EM Germany Weekly Round-Up | week ending 19/06/2015
EM Germany’s weekly round-up summarises the past week’s key European issues in a brief press review, which also includes a look at EM Germany’s activities and topics trending globally on Twitter. German version here.
The week’s highlights in print, at EM Germany and on Twitter
13/06–19/06/2015 – While some see Greece as heading for bankruptcy(Frankfurter Allgemeine Zeitung (FAZ)), others are remaining calm since the country is contractually bound to the Eurozone even after it goes bust and cannot be thrown out so easily (Süddeutsche Zeitung). Negotiations, meanwhile, have been tough and slow to progress. One of the most controversial points are the planned pension cuts (Neue Zürcher Zeitung). Neither Greece nor the EU seem prepared to back down. Eurozone finance ministers left the latest round of talks in Luxembourg without any concrete results. Greek PM Alexis Tsipras is acting warlike and is confident about Greece remaining in the Eurozone. Another special summit for EU leaders on Monday will show what Greece’s future, and indeed Europe’s future, will really look like (Spiegel).
The leader of the French political party Front National, Marine Le Pen, presented the newly established European Parliament group “Europe of Nations and Freedom” this week. After a first attempt at forming the group failed due to not reaching the minimum number of member states required, three MEPs from Britain and Poland provided the necessary numbers in order for the right-wing populist parties from France, Belgium, Italy, Austria and the Netherlands to form the group. The newly attained group status means more rightists for the extreme right-wingers and right-wing populists and secures them EU funds of up to 17.5 million euros(EurActiv). The group has already grabbed everyone’s attention with its first demand: a breakup of the Eurozone (EurActiv).
On Thursday, the Danes also experienced a lurch to right during the “Folketingswahl”, the Danish parliamentary elections. The social democrats – the “red” bloc – led by Prime Minister Helle Thorning-Schmidt received the most votes, however missed out on a majority. The “blue” bloc headed up by the opposition leader Lars Rasmussen outstripped the ruling party (Die Zeit). Thorning-Schmidt called the elections three weeks ago as it appeared to be the right moment and her popularity could be strong enough to win the elections. From the start, it promised to be an election thriller, in which the “red” bloc drew the short straw (Spiegel).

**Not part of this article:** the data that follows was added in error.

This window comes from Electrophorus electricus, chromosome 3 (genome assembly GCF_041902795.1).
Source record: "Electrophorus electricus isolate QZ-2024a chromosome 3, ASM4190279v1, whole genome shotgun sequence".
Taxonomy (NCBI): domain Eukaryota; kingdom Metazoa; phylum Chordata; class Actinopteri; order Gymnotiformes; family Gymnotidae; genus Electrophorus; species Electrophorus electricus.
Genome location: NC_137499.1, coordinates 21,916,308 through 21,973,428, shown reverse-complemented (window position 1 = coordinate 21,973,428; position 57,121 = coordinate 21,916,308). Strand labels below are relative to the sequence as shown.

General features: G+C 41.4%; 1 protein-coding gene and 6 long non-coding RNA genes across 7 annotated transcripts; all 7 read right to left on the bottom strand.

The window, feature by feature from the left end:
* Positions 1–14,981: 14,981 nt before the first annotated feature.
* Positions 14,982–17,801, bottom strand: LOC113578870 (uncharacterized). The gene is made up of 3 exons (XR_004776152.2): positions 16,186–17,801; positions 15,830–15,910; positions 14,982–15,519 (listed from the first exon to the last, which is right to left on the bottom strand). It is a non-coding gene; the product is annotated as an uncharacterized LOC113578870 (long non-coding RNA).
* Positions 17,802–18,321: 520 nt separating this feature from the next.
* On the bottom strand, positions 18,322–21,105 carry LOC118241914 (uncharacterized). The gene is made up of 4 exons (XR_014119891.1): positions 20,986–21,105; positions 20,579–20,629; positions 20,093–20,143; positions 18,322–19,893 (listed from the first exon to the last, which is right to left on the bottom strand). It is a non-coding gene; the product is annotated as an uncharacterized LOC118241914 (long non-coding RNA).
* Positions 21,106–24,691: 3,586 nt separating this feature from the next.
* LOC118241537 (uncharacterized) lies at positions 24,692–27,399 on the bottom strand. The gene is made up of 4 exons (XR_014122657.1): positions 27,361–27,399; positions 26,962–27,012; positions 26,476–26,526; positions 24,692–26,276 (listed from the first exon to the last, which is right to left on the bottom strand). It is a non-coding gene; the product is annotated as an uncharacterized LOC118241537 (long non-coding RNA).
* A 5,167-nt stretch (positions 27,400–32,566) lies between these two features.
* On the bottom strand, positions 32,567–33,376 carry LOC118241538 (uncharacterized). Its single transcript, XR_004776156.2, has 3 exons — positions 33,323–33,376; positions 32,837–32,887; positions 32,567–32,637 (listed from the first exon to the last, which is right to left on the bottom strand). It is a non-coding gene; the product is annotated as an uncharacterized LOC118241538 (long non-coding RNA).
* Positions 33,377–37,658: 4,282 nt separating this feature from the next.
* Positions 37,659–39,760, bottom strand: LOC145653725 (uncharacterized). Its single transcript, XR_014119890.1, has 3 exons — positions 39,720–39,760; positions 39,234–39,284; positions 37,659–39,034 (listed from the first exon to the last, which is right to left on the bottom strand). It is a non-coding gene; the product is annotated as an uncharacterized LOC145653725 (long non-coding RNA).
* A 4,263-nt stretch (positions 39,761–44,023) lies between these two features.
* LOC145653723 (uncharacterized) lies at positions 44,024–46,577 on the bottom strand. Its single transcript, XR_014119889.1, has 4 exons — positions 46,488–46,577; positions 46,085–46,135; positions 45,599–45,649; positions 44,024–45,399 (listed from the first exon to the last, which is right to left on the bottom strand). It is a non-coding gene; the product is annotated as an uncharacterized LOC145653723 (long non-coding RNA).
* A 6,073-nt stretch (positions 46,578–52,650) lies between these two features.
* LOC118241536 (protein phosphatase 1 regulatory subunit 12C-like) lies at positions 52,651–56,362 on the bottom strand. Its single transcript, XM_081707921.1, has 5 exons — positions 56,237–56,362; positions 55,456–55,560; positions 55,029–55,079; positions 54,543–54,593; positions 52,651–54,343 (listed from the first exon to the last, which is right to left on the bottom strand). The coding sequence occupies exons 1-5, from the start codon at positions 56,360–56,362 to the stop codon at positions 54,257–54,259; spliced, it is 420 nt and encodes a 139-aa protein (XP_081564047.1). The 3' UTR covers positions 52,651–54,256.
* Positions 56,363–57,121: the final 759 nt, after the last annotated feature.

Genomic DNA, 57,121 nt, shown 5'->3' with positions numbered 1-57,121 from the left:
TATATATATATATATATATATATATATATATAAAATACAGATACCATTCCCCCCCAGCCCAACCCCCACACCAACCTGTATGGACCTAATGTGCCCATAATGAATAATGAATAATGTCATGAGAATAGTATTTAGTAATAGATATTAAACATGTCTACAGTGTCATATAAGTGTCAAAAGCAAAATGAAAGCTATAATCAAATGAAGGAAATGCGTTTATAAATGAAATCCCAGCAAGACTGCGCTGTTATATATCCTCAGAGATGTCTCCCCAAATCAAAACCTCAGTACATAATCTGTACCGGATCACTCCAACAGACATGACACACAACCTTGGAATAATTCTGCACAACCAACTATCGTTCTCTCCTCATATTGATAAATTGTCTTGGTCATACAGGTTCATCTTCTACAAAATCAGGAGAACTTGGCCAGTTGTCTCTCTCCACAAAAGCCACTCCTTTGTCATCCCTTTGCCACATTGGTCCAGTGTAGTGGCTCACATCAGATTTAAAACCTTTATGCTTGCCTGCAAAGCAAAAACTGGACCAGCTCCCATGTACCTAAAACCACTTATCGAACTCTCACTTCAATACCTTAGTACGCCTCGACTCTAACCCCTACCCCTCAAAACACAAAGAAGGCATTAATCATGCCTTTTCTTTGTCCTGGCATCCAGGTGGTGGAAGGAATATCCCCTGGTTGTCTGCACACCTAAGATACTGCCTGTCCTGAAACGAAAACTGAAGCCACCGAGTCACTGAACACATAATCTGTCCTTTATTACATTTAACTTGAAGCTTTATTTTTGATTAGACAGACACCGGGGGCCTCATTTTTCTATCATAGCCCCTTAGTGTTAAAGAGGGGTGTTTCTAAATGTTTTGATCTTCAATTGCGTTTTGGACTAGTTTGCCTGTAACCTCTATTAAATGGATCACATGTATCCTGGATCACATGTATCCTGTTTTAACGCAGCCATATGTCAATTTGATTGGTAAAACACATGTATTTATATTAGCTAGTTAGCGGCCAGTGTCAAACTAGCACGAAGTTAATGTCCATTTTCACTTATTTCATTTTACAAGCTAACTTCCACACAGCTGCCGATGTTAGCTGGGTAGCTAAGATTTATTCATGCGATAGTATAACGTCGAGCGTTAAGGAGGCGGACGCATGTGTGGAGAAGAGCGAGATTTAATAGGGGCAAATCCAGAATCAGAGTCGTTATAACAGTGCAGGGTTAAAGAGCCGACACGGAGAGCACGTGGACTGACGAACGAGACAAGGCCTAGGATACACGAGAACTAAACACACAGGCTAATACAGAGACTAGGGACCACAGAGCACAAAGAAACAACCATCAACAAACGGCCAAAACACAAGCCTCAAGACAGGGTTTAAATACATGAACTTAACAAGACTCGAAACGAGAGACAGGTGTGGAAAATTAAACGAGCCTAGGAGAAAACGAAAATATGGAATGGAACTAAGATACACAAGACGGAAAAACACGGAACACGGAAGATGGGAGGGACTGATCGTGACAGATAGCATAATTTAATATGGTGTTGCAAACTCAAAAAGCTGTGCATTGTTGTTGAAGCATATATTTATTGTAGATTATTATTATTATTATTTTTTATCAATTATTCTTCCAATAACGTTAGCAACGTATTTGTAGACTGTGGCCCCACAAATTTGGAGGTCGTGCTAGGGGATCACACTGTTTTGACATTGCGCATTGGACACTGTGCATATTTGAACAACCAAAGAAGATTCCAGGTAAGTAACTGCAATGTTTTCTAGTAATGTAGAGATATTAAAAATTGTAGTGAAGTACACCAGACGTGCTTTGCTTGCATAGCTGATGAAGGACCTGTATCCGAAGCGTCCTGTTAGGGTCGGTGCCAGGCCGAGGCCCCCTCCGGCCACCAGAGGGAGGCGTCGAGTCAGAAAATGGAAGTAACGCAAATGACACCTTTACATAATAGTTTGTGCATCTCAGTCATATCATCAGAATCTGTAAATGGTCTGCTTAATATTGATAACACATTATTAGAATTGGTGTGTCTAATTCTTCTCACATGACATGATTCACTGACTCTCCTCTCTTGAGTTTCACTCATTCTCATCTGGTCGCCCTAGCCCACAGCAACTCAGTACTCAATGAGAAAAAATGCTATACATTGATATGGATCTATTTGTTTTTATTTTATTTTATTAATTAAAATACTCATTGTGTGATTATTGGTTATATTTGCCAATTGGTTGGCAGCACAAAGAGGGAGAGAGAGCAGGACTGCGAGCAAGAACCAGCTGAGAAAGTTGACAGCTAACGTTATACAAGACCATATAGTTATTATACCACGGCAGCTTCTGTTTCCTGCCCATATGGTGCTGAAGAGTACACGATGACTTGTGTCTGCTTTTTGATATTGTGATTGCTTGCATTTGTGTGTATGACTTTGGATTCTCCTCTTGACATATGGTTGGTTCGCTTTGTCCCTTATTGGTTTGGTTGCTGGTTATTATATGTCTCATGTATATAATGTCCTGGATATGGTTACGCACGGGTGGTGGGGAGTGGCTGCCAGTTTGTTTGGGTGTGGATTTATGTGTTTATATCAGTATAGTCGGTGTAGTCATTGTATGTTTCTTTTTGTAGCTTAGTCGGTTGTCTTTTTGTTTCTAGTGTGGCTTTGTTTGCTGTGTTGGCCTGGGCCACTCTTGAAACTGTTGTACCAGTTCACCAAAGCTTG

The Justice and Home Affairs Council in Luxembourg took a large step towards reforming EU data protection rules, which is set to replace 28 national laws. Privacy will be better protected by the new EU regulation and the “right to be forgotten” will be introduced. In future, consumers will be able to contact national data protection agencies to claim their rights(Die Welt). During EM Germany’s debriefing, attendees emphasised that despite very different positions a good compromise was found in the end. However, this is linked to lengthy trilogue negotiations. In interior affairs, ministers have provisionally accepted the system of allocation for refugees. This is based on the population of a country, gross domestic product, unemployment quota and the number of asylum seekers accepted thus far (Neue Zürcher Zeitung). Despite efforts from all sides, a solution still could not be found. During an appearance after the negotiations, interior ministers from France, Italy and Germany stressed the common representation of interests. Nevertheless, it still seems like an obligatory acceptance quota does not stand a chance (Deutsche Welle). During EM Germany’s debriefing the general tone was one of Europe having to do more, especially considering the number of refugees accepted by non-EU states such as Turkey or Lebanon. A four-meter-high border fence between Hungary and Serbia also does not help to bring an agreement any closer (EurActiv).
The Agriculture and Fisheries Council also met this week and in particular negotiated reform of the EU-Eco-regulation. This includes improving consumer protection relating to organic food. However, there are still over 500 applications for amendments from MEPs on the table. Whether these will foil plans for the regulation, time will tell. Opinions from civil society actors could not be more different, and range from exceedingly positive to total rejection (top agrar online). This regulation was also hotly debated at EM Germany’s debriefing.
The Danish parliamentary elections can be followed on Twitter via the hashtag #danishelections. The most important points discussed at EM Germany debriefings can be found with the help of the hashtag#EBDDeBrief. Other hashtags concerning content from the Justice and Home Affairs Council are #Datenschutz, #EUdataP, #MigrationEU and#Asylpolitik. Discussion from the Agriculture and Fisheries Council can be followed using #Agrarpolitik and #Ökoverordnung.